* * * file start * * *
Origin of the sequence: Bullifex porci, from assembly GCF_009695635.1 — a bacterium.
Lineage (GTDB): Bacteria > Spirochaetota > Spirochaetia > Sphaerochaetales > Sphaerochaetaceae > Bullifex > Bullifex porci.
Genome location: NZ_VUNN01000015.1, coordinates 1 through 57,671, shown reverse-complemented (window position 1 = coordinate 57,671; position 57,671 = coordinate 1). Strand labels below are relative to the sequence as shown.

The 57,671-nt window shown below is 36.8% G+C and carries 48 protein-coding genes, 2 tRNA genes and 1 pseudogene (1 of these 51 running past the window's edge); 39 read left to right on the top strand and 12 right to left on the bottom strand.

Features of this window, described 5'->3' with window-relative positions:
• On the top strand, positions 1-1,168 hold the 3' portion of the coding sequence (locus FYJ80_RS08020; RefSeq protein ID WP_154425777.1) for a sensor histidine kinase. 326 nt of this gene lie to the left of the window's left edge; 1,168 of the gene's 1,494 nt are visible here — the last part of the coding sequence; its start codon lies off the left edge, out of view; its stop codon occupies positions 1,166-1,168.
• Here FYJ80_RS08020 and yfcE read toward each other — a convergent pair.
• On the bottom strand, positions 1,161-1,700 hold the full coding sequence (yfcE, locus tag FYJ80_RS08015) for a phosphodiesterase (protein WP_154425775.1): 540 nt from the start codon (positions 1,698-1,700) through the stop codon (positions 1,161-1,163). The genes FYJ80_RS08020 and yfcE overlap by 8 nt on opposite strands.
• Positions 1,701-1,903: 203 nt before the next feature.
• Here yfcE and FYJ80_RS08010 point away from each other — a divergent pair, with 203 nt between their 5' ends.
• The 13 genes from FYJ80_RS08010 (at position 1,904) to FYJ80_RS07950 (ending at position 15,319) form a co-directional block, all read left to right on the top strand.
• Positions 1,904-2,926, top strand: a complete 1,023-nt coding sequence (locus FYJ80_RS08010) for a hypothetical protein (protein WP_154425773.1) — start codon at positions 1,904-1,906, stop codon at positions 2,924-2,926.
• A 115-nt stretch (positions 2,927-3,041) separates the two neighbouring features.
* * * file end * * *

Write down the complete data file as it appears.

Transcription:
Origin of the sequence: Bullifex porci, from assembly GCF_009695635.1 — a bacterium.
Lineage (GTDB): Bacteria > Spirochaetota > Spirochaetia > Sphaerochaetales > Sphaerochaetaceae > Bullifex > Bullifex porci.
Genome location: NZ_VUNN01000015.1, coordinates 1 through 57,671, shown reverse-complemented (window position 1 = coordinate 57,671; position 57,671 = coordinate 1). Strand labels below are relative to the sequence as shown.

The 57,671-nt window shown below is 36.8% G+C and carries 48 protein-coding genes, 2 tRNA genes and 1 pseudogene (1 of these 51 running past the window's edge); 39 read left to right on the top strand and 12 right to left on the bottom strand.

Features of this window, described 5'->3' with window-relative positions:
• On the top strand, positions 1-1,168 hold the 3' portion of the coding sequence (locus FYJ80_RS08020; RefSeq protein ID WP_154425777.1) for a sensor histidine kinase. 326 nt of this gene lie to the left of the window's left edge; 1,168 of the gene's 1,494 nt are visible here — the last part of the coding sequence; its start codon lies off the left edge, out of view; its stop codon occupies positions 1,166-1,168.
• Here FYJ80_RS08020 and yfcE read toward each other — a convergent pair.
• On the bottom strand, positions 1,161-1,700 hold the full coding sequence (yfcE, locus tag FYJ80_RS08015) for a phosphodiesterase (protein WP_154425775.1): 540 nt from the start codon (positions 1,698-1,700) through the stop codon (positions 1,161-1,163). The genes FYJ80_RS08020 and yfcE overlap by 8 nt on opposite strands.
• Positions 1,701-1,903: 203 nt before the next feature.
• Here yfcE and FYJ80_RS08010 point away from each other — a divergent pair, with 203 nt between their 5' ends.
• The 13 genes from FYJ80_RS08010 (at position 1,904) to FYJ80_RS07950 (ending at position 15,319) form a co-directional block, all read left to right on the top strand.
• Positions 1,904-2,926, top strand: a complete 1,023-nt coding sequence (locus FYJ80_RS08010) for a hypothetical protein (protein WP_154425773.1) — start codon at positions 1,904-1,906, stop codon at positions 2,924-2,926.
• A 115-nt stretch (positions 2,927-3,041) separates the two neighbouring features.